A Sermon preached in Grace Church New York, on the Sunday after the Breaking out of Hostilities between the United States and Spain April 24th, 1898.
To every thing there is a season, and a time to every purpose under the heaven: a time to be born, and a time to die; . . . a time of war, and a time of peace.--Eccles. iii. 1, 2, 8.
THERE are fourteen of these couplets in all. Killing and healing; breaking and building; weeping and laughing; getting and losing; loving and hating;--that is the way they run. Every one of the twice seven contrasts is suggestive; but for the purpose which I have in mind this morning, the first and last of them will suffice. Looking out through those keen gray eyes of his over the vast stretch of human life, with its endless counterchange of light and shade, its mysterious complexity, its shifting habit, and ceaseless law of vicissitude, Ecclesiastes, the preacher-king, begins by saying of the individual man that for him there is "a time to be born, and a time to die;" and ends by saying of society that for it there is "a time of war, and a time of peace."
It is in keeping with the general tenor of his book that the writer draws no inferences, lays down no special precepts; he does not pause to say which is the better, to be born or to die, to make war or to make [3/4] peace, he simply reports things as he sees them, affirms what he beholds, makes declaration that thus and so things are.
But the Christian minister cannot stop here; he has no right to do so. The responsibility laid on him is not merely the light and easy one of making observations, reflecting the movement of things as they pass before his eyes. No; he is charged with the duty of giving spiritual counsel; he must interpret events as they touch personal conduct, and must do his best, poor and inadequate though that best may be, so to guide the souls committed to his care that they may have a right judgment in all questions that can truthfully be called questions of conscience. Beyond the conscience-line, in the far-reaching territory, that is to say, of what is politic and expedient, the minister of religion has no jurisdiction whatever; but up to the conscience-line he is derelict to duty if he fail to go.
"To every thing there is a season, and a time to every purpose under the heaven." A week ago when we were assembled in this church, worshipping God together, it was a time of peace; to-day it is a time of war. No good comes of blinking facts. Whatever we may think of the sufficiency or the insufficiency of the reasons alleged for making war, war is upon us whether we will or no. Suffer me, then, to speak to you this morning of the duties of Christian people in time of war.
I. The first and foremost of these duties is that we possess our souls in peace. Because there is war without, there need not necessarily be war within. Christ's [4/5] word to His disciples is that when they hear of wars, they are not to let themselves be troubled, since these things first come to pass. What He has in mind in using this particular phrase, "must first come to pass," is evidently the long and painful process through which man, under the hand of God, is being brought to perfectness. The commandment,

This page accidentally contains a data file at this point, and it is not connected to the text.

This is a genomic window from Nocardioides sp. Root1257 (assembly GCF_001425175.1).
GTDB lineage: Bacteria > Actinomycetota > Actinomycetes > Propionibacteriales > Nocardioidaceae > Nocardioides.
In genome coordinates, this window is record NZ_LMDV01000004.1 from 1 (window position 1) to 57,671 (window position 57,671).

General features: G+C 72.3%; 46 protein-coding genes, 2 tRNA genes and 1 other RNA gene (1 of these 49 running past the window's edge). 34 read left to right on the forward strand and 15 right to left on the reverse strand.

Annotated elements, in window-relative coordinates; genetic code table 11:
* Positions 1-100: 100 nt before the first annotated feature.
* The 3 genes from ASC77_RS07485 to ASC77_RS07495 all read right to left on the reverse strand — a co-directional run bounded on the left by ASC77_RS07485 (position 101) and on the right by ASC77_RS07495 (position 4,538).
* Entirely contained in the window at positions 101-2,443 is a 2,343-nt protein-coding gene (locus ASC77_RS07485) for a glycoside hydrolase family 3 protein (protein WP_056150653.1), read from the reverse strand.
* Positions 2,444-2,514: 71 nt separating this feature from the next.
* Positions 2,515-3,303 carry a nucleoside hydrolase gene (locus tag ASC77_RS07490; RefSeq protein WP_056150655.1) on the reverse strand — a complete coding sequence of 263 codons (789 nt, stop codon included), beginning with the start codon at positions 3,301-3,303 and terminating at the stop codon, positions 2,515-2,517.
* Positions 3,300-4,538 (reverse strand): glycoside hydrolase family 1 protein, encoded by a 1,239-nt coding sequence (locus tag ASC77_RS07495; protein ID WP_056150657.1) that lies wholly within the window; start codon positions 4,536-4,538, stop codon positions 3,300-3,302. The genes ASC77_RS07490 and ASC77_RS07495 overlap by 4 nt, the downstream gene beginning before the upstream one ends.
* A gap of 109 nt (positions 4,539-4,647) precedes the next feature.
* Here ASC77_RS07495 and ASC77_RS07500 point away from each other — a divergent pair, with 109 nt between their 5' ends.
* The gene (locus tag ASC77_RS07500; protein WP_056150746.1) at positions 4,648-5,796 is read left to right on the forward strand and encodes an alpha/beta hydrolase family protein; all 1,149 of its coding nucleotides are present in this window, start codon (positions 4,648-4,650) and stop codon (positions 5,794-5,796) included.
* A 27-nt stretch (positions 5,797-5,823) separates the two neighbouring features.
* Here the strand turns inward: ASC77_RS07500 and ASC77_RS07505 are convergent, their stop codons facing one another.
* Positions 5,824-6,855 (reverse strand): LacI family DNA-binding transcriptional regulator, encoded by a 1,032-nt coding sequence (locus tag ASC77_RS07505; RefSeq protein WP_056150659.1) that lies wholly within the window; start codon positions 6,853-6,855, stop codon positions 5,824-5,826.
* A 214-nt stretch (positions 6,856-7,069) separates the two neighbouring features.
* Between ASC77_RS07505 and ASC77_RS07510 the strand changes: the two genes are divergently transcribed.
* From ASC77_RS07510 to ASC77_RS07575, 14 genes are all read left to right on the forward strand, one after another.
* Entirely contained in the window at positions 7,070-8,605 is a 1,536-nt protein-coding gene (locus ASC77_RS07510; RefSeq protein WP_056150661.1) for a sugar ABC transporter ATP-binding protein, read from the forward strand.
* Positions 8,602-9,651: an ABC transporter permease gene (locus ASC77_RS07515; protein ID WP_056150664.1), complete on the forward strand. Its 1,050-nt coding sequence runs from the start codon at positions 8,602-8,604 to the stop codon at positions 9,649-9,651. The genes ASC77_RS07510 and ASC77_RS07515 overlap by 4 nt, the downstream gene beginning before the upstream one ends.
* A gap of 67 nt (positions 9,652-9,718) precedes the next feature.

"Move upward, working out the beast,
And let the ape and tiger die,"
is not an edict that can be executed instanter; it takes time; and of the tedious evolution war, so Christ tells us, is one unavoidable, cruelly necessary feature. From the point of view of the Christian believer, there are only two just and proper satisfactions to be had out of war: one of them is the development of heroism and fortitude in individual instances--an over-rated advantage, no doubt, but still an advantage; and the other is this fact upon which I have been dwelling, the fact that God is both on the throne and in the field, that the course of this world is, in a lofty and true sense, ordered by His governance, and that quite apart from the mixed motives which sway the wills of congresses and parliaments, cabinets and council-boards, He has a purpose of his own, a clear intention, an infallible plan of campaign the issue of which, when it comes, will be known and read of all men. Wars are seldom, if ever, understood by those who wage them. They are interpreted by the event. The fact that we Americans are a nation and have a country is, perhaps, quite as much due to victories won on European [5/6] battlefields in the earlier half of the eighteenth century, as it was in our own War of Independence waged when the century was near its end. But who foresaw this result? No one. The armies and the navies of the world have their marching and their sailing orders, which they obey as best they can; but high up above and out of sight sits the sovereign Commander of the whole earth, disposing all the forces, the "great Powers" included, according to a strategy wholly his own. We speak of "drifting into war," and so it seems sometimes; but we must remember that the currents upon which we drift are but part of the great ocean which He holds in the hollow of his hand, and has held ever since that far morning "when He gave to the waves his decree that the waters should not pass his commandment."